The Justice Department sent letters late last week notifying the schools of the investigation and asking them to preserve emails and other messages detailing arrangements they may have with other schools about swapping names of admitted students, and how they might use that information.

1) Did Williams play a role in helping reporter Melissa Korn? (Note that Williams appears in the title and is pictured in the accompanying photo.) I hope we did! The more that folks like Liz Creighton ’01 schmooze with major media, the easier it is to get our message/brand out.

2) Wasn’t this story originally broken at Inside Higher Ed? If so, does Korn have an obligation to mention this even if she got a copy of the letter independently? Inside Higher Ed provides this relevant background:

For years, some elite colleges — members of what was then called the Overlap Group — shared financial information on admitted applicants, seeking to agree upon common aid offers. But in 1991, Ivy League institutions agreed to stop sharing such information. The agreement followed a Justice Department investigation into the practice, which the universities said promoted fairness but that the department said was an antitrust violation.

Generally, college leaders have said the Overlap Group investigation discouraged them from sharing any information about applicants.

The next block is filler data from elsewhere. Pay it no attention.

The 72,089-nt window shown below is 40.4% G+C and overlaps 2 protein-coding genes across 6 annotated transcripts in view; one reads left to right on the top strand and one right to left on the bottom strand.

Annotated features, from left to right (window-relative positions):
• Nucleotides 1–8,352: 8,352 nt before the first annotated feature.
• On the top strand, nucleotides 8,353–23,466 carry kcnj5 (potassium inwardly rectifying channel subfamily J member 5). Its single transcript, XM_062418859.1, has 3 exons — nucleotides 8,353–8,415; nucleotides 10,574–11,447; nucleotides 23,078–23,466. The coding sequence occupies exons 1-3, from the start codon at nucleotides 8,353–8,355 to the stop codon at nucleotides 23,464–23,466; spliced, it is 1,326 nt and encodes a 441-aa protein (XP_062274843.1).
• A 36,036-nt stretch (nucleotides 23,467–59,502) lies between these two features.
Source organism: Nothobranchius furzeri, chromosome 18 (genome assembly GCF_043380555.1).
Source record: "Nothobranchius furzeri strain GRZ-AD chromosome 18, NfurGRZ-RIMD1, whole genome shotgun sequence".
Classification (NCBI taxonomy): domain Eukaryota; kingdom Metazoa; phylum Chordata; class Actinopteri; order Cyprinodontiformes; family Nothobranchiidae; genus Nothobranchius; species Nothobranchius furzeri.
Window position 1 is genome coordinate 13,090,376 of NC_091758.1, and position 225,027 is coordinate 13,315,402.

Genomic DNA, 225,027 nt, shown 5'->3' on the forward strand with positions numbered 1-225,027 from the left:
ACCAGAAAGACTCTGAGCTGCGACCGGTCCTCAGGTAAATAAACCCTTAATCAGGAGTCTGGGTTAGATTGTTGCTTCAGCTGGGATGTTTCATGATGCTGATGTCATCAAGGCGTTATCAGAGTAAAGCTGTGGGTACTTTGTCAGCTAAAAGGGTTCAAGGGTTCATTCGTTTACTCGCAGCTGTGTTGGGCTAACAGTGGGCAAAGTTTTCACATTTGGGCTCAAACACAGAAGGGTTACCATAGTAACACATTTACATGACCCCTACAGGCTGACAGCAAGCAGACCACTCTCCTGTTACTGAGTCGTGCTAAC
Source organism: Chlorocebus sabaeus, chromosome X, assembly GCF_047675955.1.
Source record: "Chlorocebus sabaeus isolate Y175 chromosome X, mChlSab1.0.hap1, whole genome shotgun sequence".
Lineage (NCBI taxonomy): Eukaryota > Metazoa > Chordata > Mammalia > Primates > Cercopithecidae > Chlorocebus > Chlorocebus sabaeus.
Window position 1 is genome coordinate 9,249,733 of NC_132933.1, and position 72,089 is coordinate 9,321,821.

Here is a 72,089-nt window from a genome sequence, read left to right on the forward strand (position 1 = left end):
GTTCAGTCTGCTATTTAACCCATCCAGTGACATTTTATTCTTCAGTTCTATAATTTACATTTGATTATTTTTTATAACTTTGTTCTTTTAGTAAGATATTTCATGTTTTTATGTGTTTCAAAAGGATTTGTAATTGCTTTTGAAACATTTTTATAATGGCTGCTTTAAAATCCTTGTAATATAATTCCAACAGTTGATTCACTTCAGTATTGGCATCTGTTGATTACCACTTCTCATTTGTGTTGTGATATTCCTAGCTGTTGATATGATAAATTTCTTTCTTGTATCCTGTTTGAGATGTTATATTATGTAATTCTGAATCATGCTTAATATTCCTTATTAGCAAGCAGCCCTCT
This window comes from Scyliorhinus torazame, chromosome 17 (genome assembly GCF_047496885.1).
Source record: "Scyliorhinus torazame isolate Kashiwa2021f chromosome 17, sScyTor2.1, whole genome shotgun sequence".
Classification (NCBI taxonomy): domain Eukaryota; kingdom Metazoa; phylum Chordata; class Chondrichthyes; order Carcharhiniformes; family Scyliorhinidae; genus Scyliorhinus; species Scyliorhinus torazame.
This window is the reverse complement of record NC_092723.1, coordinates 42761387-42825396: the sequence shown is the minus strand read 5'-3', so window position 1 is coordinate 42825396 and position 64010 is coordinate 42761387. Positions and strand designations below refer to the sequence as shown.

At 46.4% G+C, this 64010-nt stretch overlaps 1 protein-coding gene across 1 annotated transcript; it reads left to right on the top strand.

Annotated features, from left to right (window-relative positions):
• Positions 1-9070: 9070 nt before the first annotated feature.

We have covered the Overlap scandal before. (There is a great senior thesis waiting to be written about that, either in history or economics.)

Back to the WSJ:

All the schools targeted offer prospective students the option to apply under binding early-decision agreements, which often have significantly higher acceptance rates than do regular-decision pools. If the applicant is offered admission, he or she must commit to attending and withdraw applications to other schools or risk having the admission offer rescinded.

Higher-education experts say it seems the Justice Department investigation is focusing on whether the schools are violating antitrust regulations by sharing the names of admitted students to enforce the rules of the programs.

Two options:

1) This is stupid and goes nowhere. Why can’t Williams tell the world who it has accepted early decision? Is there any law that would prevent it from just posting that list on the web, in the same way it records every graduate in the course catalog? Lawyer comments welcome! And, if it can post that list, why can’t it send an e-mail to Harvard admissions with the same information?

2) This is stupid and goes somewhere. Even if colleges stopped sharing these lists tomorrow, nothing would change. The number of students who try to game the system is trivial. But, since the colleges were so absurdly sleazy in their conduct during Overlap, I would not begrudge the Justice Department forcing them to stop all communications. Recall Adam Smith: